Florida Senate: Should Charlie Crist Roll the Dice to Save Long-Shot Bid?
April 6, 2010 · 9:00 AM EDT
In less than a month, we will know whether Florida Gov. Charlie Crist is absolutely committed to running for the Senate this year as a Republican.
Crist, of course, says the matter is closed — that he is in the GOP race to stay. But some observers won’t be convinced until the filing deadline passes at noon on April 30.
They note the governor has launched a full-scale attack on former state Speaker Marco Rubio (R), and they speculate that he will wait to see what kind of damage he inflicts on Rubio over the next few weeks before deciding on his political course of action — whether it is dropping his Senate bid completely or running as an Independent.
There is plenty of reason for Crist to consider an Independent bid for Senate. Polling shows the governor’s standing has plummeted, and he now trails Rubio in every Republican primary poll, sometimes by breathtakingly large margins.
Crist’s base in the GOP is virtually nonexistent, according to one Florida veteran campaign watcher I spoke with recently. Since much of the governor’s job approval over the past year has come from Florida Democrats, an Independent bid aimed at weaving together a coalition of moderate Republicans, Democrats and independents doesn’t seem impossible, at least at first blush.
But savvy observers cite a number of reasons why they are skeptical that Crist will switch from the GOP contest to mount an Independent bid in the fall.
First, one insider said, Crist doesn’t yet believe that he will lose the Republican race.
“Charlie still doesn’t think he’s in trouble. He thinks this is just a phase in the race, and he and his people believe that with the stuff they have [on Rubio], they can turn it around.”
Though everyone acknowledges that the GOP primary is still almost five months away and that Crist has resources and ammunition to use against Rubio, Crist and his loyal supporters seem to be the only ones who believe that a comeback is realistic.
Veteran state observers note the trendlines of a long list of polls favor Rubio, and they comment that “nothing that Crist is throwing at Rubio is sticking,” an ominous sign for the governor.
A new controversy involving the state GOP’s former chairman, Jim Greer, who is seen by all as close to Crist, will only make it even more difficult for the governor. And the final month of the legislative session is likely to add to Crist’s woes.
Florida observers are already predicting that Rubio will receive a flood of cash after the Legislature ends its session on May 1, which will boost his campaign against Crist. Before the primary campaign began in earnest, insiders doubted that Rubio would have the resources he needed to defeat Crist. However, that concern has all but been erased.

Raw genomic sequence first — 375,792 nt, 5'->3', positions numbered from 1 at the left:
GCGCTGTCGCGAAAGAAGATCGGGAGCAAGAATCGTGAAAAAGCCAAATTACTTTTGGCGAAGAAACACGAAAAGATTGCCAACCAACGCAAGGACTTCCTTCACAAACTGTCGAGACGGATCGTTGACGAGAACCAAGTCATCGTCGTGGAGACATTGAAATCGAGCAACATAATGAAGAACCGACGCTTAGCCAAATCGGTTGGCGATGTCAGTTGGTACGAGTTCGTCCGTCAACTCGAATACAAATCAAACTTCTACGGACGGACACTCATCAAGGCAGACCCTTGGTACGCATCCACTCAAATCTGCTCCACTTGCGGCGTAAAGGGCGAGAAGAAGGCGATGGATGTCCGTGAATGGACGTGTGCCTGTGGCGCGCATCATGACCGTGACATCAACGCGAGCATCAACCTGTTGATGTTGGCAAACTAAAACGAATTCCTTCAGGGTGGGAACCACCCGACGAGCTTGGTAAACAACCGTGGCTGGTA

Second, it isn’t clear that Crist could win a three-way race against Rubio as the GOP nominee and Rep. Kendrick Meek as the Democratic nominee.
In four public polls conducted over the past two months — two of them by or for Democrats, Daily Kos/Research 2000 and Public Policy Polling, and two by Republican or Republican-leaning pollsters, Fabrizio, McLaughlin & Associates and Rasmussen Reports — Rubio leads three-way contests. Three of the surveys show Crist in second place, while one has him third.
Insiders seem to agree that a Crist Independent bid would damage the governor’s credibility and rob him of much of the Republican and Democratic support he currently has in hypothetical ballot tests, certainly putting him at great risk of a third-place finish.
Running as an Independent would confirm the line of attack that Crist’s critics have leveled at him — that he is an opportunist who will do or say anything that he needs to in order to further his personal goals. And that would peel Republican and Democratic supporters away from him quickly.
Some observers doubt Crist’s fundraising ability as an Independent, noting that many of his contributors have already maxed out for the primary and general election.
Yes, Crist’s chances of winning a three-way race might be marginally better than his chances of defeating Rubio in a GOP primary, but the risk of embarrassment would also be much greater for the governor.
Rubio has become the odds-on favorite to be the state’s next Senator, though some think his road would be easier in a three-way general election contest, since a late August primary would be costly and Rubio would enter the battle against Meek weakened by Crist’s attacks. Others think a three-way race is Meek’s best chance for an upset, since the Republican vote would be divided.
But it is difficult to imagine Meek winning in November. While he will talk often about his years in the Florida Highway Patrol, his record is relatively liberal, Democrats have lost ground in the state’s generic ballot test and the recently enacted health care bill has received a very chilly reception in the state, including among seniors.
Meek is personally appealing, but he carries too much political baggage and was handed the Democratic nomination without a fight largely because Crist looked invincible when the race was taking shape.
Meek has a talented team, but the political landscape this cycle favors Republicans strongly, both nationally and in Florida. And that is likely to be decisive in November.